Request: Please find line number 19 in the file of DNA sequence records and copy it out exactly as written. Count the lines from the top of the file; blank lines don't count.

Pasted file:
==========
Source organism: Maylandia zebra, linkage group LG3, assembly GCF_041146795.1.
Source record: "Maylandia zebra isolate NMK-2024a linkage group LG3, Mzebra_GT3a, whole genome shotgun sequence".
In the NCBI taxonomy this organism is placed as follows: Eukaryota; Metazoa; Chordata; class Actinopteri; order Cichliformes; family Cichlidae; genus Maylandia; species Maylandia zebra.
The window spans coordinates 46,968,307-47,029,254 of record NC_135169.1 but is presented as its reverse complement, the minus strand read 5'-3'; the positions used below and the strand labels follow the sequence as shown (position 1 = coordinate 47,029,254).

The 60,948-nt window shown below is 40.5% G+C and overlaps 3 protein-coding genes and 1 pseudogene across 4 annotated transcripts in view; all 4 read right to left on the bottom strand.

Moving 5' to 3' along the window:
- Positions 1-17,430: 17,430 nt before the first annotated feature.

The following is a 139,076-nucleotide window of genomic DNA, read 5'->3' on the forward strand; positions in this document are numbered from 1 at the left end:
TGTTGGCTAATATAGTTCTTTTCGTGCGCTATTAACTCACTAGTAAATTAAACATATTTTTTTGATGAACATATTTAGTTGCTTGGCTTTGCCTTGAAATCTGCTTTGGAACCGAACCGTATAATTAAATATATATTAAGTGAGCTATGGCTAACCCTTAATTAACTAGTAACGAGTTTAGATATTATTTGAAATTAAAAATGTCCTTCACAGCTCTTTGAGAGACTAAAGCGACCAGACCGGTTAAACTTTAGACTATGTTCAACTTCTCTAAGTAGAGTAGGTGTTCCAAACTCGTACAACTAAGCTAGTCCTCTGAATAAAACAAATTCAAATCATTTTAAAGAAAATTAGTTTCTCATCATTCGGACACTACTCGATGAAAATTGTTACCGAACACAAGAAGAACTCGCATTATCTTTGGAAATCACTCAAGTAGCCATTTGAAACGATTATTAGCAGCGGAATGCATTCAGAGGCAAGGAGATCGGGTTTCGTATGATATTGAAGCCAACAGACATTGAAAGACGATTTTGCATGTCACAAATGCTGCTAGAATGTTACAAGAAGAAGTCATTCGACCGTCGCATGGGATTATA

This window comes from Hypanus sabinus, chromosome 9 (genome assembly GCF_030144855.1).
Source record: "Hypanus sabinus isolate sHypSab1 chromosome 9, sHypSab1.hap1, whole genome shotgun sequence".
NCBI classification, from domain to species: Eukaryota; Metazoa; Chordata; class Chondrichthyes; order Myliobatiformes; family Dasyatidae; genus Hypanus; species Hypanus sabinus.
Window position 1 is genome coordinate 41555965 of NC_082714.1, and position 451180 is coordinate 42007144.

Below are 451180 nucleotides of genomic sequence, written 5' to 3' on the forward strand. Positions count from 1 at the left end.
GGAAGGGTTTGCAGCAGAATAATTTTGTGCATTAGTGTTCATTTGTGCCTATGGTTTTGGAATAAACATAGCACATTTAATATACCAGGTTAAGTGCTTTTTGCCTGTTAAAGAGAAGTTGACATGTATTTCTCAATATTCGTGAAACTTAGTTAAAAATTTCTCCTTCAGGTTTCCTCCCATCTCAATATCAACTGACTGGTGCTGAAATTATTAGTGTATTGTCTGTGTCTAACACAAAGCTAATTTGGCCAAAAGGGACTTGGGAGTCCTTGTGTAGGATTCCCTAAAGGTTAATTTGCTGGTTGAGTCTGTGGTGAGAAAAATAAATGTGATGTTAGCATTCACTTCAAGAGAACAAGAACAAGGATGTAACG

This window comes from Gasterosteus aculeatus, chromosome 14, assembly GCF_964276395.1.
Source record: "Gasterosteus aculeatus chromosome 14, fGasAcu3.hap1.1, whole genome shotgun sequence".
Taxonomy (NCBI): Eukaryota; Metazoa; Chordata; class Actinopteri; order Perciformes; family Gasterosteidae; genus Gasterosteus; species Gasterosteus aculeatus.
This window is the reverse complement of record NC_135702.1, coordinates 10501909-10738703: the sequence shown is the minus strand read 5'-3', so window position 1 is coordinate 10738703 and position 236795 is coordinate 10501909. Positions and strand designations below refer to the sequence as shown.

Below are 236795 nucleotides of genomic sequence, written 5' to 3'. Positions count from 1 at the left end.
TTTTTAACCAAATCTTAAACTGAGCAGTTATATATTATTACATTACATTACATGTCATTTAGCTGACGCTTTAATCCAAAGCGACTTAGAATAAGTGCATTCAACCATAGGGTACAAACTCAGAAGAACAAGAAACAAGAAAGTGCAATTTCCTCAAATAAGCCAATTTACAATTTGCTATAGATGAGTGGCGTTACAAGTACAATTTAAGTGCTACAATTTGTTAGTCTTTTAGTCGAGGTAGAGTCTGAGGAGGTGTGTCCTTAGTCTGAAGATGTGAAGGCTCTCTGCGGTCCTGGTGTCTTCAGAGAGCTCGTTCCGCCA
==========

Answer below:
This window is the reverse complement of record NC_135702.1, coordinates 10501909-10738703: the sequence shown is the minus strand read 5'-3', so window position 1 is coordinate 10738703 and position 236795 is coordinate 10501909. Positions and strand designations below refer to the sequence as shown.